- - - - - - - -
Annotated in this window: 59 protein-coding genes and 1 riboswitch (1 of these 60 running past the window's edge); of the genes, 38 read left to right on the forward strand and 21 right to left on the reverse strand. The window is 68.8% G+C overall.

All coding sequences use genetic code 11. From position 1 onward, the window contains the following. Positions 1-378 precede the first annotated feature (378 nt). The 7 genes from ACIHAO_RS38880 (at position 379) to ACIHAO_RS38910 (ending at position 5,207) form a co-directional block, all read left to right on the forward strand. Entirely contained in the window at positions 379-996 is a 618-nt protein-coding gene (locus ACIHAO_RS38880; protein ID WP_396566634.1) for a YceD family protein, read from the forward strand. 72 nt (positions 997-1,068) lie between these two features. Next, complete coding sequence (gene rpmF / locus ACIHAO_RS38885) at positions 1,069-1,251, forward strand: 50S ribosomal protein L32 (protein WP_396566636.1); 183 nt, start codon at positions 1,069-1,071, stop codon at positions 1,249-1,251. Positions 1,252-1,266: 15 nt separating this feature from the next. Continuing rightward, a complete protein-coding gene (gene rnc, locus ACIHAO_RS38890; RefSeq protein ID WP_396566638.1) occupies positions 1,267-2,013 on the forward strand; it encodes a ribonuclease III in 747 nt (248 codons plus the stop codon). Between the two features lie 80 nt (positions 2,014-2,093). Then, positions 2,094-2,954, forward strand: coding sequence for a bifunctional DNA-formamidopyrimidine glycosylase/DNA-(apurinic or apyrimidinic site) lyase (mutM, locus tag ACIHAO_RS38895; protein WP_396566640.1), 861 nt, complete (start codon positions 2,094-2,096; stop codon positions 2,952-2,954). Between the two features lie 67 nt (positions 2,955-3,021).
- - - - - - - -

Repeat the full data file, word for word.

Annotated in this window: 59 protein-coding genes and 1 riboswitch (1 of these 60 running past the window's edge); of the genes, 38 read left to right on the forward strand and 21 right to left on the reverse strand. The window is 68.8% G+C overall.

All coding sequences use genetic code 11. From position 1 onward, the window contains the following. Positions 1-378 precede the first annotated feature (378 nt). The 7 genes from ACIHAO_RS38880 (at position 379) to ACIHAO_RS38910 (ending at position 5,207) form a co-directional block, all read left to right on the forward strand. Entirely contained in the window at positions 379-996 is a 618-nt protein-coding gene (locus ACIHAO_RS38880; protein ID WP_396566634.1) for a YceD family protein, read from the forward strand. 72 nt (positions 997-1,068) lie between these two features. Next, complete coding sequence (gene rpmF / locus ACIHAO_RS38885) at positions 1,069-1,251, forward strand: 50S ribosomal protein L32 (protein WP_396566636.1); 183 nt, start codon at positions 1,069-1,071, stop codon at positions 1,249-1,251. Positions 1,252-1,266: 15 nt separating this feature from the next. Continuing rightward, a complete protein-coding gene (gene rnc, locus ACIHAO_RS38890; RefSeq protein ID WP_396566638.1) occupies positions 1,267-2,013 on the forward strand; it encodes a ribonuclease III in 747 nt (248 codons plus the stop codon). Between the two features lie 80 nt (positions 2,014-2,093). Then, positions 2,094-2,954, forward strand: coding sequence for a bifunctional DNA-formamidopyrimidine glycosylase/DNA-(apurinic or apyrimidinic site) lyase (mutM, locus tag ACIHAO_RS38895; protein WP_396566640.1), 861 nt, complete (start codon positions 2,094-2,096; stop codon positions 2,952-2,954). Between the two features lie 67 nt (positions 2,955-3,021).